Relief for Kenyans who earn up to Ksh.24K as Uhuru orders cuts to PAYE, VAT


Relief for Kenyans who earn up to Ksh.24K as Uhuru orders cuts to PAYE, ...
President Uhuru Kenyatta speaks at State House in Nairobi on March 25, 2020.

In Summary

  • Among the raft of measures incorporation in the presidential decree include the order on a 100 per cent tax waiver for individuals with incomes lesser than Ksh.24, 000 and the reduction of the Pay as You Earn (PAYE) tax rate to 25 per cent from 30 per cent.
  • Further the President has ordered for the reduction of resident income tax/Corporation tax to 25 per cent from 30 per cent and the reduction of the turnover tax rate (TOT) from the current three percent to one per cent.
  • The second round of stimulus from government follows Monday’s propping of the banking sector by the CBK Monetary Policy Committee which lowered its base lending rate and commercial bank reserve ratio (CRR) to 7.25 percent and 4.25 percent.

President Uhuru Kenyatta has ordered the National Treasury to move to Parliament and implement a raft of changes including relief on employee tax and value added tax (VAT) as the government delivers its stimulus package to the economy.

“In recognition of the extra-ordinary nature of this global tragedy and its enormous local effects, and conscious of the solemn duty of the Government to guarantee the enjoyment of social, civil and economic rights; my Administration has made and will continue to make targeted state interventions to cushion every Kenyan from shocks arising from Covid-19,” President Kenyatta said in a televised address to the nation on Wednesday.

Among the raft of measures incorporated in the presidential decree include the order on a 100 per cent tax waiver for individuals with incomes lesser than Ksh.24, 000 and the reduction of the Pay as You Earn (PAYE) tax rate to 25 per cent from 30 per cent.

Further the President has ordered for the reduction of resident income tax/Corporation tax to 25 per cent from 30 per cent and the reduction of the turnover tax rate (TOT) from the current three percent to one per cent.

Moreover, the President has requested Treasury to appropriate a further Ksh.10 billion to the elderly, orphans and other vulnerable groups through the State’s cash transfer program to cushion the group from adverse economic effects.

“I recognize the anxiety that this pandemic has caused millions of Kenyan families; fearful of what the future may hold for them and their children, and the possibility of job losses and loss of income weighing heavily on their minds,” President Kenyatta added.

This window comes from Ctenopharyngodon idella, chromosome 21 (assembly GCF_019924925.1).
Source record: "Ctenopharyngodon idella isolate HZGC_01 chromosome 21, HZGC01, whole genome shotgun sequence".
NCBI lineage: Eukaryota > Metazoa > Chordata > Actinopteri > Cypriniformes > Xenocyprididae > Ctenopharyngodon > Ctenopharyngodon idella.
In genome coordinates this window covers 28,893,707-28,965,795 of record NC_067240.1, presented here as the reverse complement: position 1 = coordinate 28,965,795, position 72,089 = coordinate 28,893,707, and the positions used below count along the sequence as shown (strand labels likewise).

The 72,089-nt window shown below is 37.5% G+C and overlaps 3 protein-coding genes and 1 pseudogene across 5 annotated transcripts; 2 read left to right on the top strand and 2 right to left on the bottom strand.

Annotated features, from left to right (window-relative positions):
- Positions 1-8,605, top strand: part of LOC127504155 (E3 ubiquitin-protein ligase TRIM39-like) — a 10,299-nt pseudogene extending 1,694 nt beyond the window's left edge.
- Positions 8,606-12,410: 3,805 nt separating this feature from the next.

Further to the raft of measures assigned to the National Treasury, the President has requested for the temporary suspension of the listing with Credit Reference Bureaus (CRBs) of any person, small and medium enterprise (SME) and corporate entity whose loan account fall overdue or is in arrears, effective April 1.

The National Treasury has further been instructed to reduce the rate charged on Value Added Tax (VAT) from 16 per cent to 14 per cent effective April 1.

All Ministries and State Departments have meanwhile been ordered to pay at least Ksh.13 billion in verified pending bills to improve liquidity to businesses.

“This is to improve liquidity in the economy and ensure businesses remain afloat by enhancing their cash flows, the private sector is also encouraged to clear all outstanding payments among themselves; within three weeks from the date hereof,” added the President.

The Kenya Revenue Authority (KRA) has further been requested to expedite the payment of Ksh.10 billion in verified VAT refund claims or allow for the offsetting of the charge with withholding VAT in order to improve the cash-flow for businesses.

The second round of stimulus from government follows Monday’s propping of the banking sector by the Central Bank of Kenya (CBK) Monetary Policy Committee which lowered its base lending rate and commercial bank reserve ratio (CRR) to 7.25 percent and 4.25 percent respectively from 8.25 per cent and 5.25 percent respectively in a means to improve the availability of funds to banks for onwards lending.

Further, the CBK improved the tenure of repurchasing agreements (REPOs) from 28 to 91 days to boost liquidity further with the reserve bank seeking to prevent the Covid-19 health crisis from becoming an economic problem.

“Banks are liquid but you could end up getting some pockets of tightness. We wouldn’t want this from becoming a liquidity problem,” CBK Governor Patrick Njoroge said on Tuesday.

For Citizen TV updates
Join @citizentvke Telegram channel



Video Of The Day: | THE EXPLAINER | Laboratory procedures for Covid-19 testing

Avatar
Story By Kepha Muiruri
More by this author